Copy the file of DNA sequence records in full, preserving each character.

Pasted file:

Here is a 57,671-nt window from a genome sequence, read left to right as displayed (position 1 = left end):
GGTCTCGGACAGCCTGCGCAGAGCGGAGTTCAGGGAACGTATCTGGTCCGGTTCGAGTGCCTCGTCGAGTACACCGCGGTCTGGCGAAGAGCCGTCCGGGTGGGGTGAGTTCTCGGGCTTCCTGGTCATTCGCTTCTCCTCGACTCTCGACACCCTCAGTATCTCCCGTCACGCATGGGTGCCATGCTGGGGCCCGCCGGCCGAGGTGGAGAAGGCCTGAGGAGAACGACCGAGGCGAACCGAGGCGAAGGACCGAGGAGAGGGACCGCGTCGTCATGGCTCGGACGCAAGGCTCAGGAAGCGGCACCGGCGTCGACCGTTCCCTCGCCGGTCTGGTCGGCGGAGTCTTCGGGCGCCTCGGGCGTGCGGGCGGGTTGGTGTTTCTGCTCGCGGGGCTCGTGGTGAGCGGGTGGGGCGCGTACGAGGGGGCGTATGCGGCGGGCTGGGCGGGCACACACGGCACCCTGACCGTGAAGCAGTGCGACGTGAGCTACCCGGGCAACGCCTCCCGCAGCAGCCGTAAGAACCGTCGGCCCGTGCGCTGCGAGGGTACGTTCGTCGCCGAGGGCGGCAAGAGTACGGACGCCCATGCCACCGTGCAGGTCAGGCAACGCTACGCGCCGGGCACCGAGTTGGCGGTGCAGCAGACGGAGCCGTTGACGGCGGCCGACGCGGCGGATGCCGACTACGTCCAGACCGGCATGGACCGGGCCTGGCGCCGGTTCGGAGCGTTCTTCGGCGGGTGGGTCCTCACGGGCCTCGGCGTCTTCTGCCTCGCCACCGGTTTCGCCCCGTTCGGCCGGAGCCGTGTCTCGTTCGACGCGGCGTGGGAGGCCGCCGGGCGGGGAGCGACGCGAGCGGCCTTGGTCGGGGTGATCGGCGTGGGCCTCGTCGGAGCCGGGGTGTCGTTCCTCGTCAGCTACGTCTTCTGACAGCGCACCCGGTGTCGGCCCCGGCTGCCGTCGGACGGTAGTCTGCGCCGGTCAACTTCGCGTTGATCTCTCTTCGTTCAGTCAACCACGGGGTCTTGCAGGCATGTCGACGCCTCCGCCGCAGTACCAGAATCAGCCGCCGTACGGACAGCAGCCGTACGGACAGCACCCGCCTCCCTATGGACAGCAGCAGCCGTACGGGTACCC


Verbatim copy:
Here is a 57,671-nt window from a genome sequence, read left to right as displayed (position 1 = left end):
GGTCTCGGACAGCCTGCGCAGAGCGGAGTTCAGGGAACGTATCTGGTCCGGTTCGAGTGCCTCGTCGAGTACACCGCGGTCTGGCGAAGAGCCGTCCGGGTGGGGTGAGTTCTCGGGCTTCCTGGTCATTCGCTTCTCCTCGACTCTCGACACCCTCAGTATCTCCCGTCACGCATGGGTGCCATGCTGGGGCCCGCCGGCCGAGGTGGAGAAGGCCTGAGGAGAACGACCGAGGCGAACCGAGGCGAAGGACCGAGGAGAGGGACCGCGTCGTCATGGCTCGGACGCAAGGCTCAGGAAGCGGCACCGGCGTCGACCGTTCCCTCGCCGGTCTGGTCGGCGGAGTCTTCGGGCGCCTCGGGCGTGCGGGCGGGTTGGTGTTTCTGCTCGCGGGGCTCGTGGTGAGCGGGTGGGGCGCGTACGAGGGGGCGTATGCGGCGGGCTGGGCGGGCACACACGGCACCCTGACCGTGAAGCAGTGCGACGTGAGCTACCCGGGCAACGCCTCCCGCAGCAGCCGTAAGAACCGTCGGCCCGTGCGCTGCGAGGGTACGTTCGTCGCCGAGGGCGGCAAGAGTACGGACGCCCATGCCACCGTGCAGGTCAGGCAACGCTACGCGCCGGGCACCGAGTTGGCGGTGCAGCAGACGGAGCCGTTGACGGCGGCCGACGCGGCGGATGCCGACTACGTCCAGACCGGCATGGACCGGGCCTGGCGCCGGTTCGGAGCGTTCTTCGGCGGGTGGGTCCTCACGGGCCTCGGCGTCTTCTGCCTCGCCACCGGTTTCGCCCCGTTCGGCCGGAGCCGTGTCTCGTTCGACGCGGCGTGGGAGGCCGCCGGGCGGGGAGCGACGCGAGCGGCCTTGGTCGGGGTGATCGGCGTGGGCCTCGTCGGAGCCGGGGTGTCGTTCCTCGTCAGCTACGTCTTCTGACAGCGCACCCGGTGTCGGCCCCGGCTGCCGTCGGACGGTAGTCTGCGCCGGTCAACTTCGCGTTGATCTCTCTTCGTTCAGTCAACCACGGGGTCTTGCAGGCATGTCGACGCCTCCGCCGCAGTACCAGAATCAGCCGCCGTACGGACAGCAGCCGTACGGACAGCACCCGCCTCCCTATGGACAGCAGCAGCCGTACGGGTACCC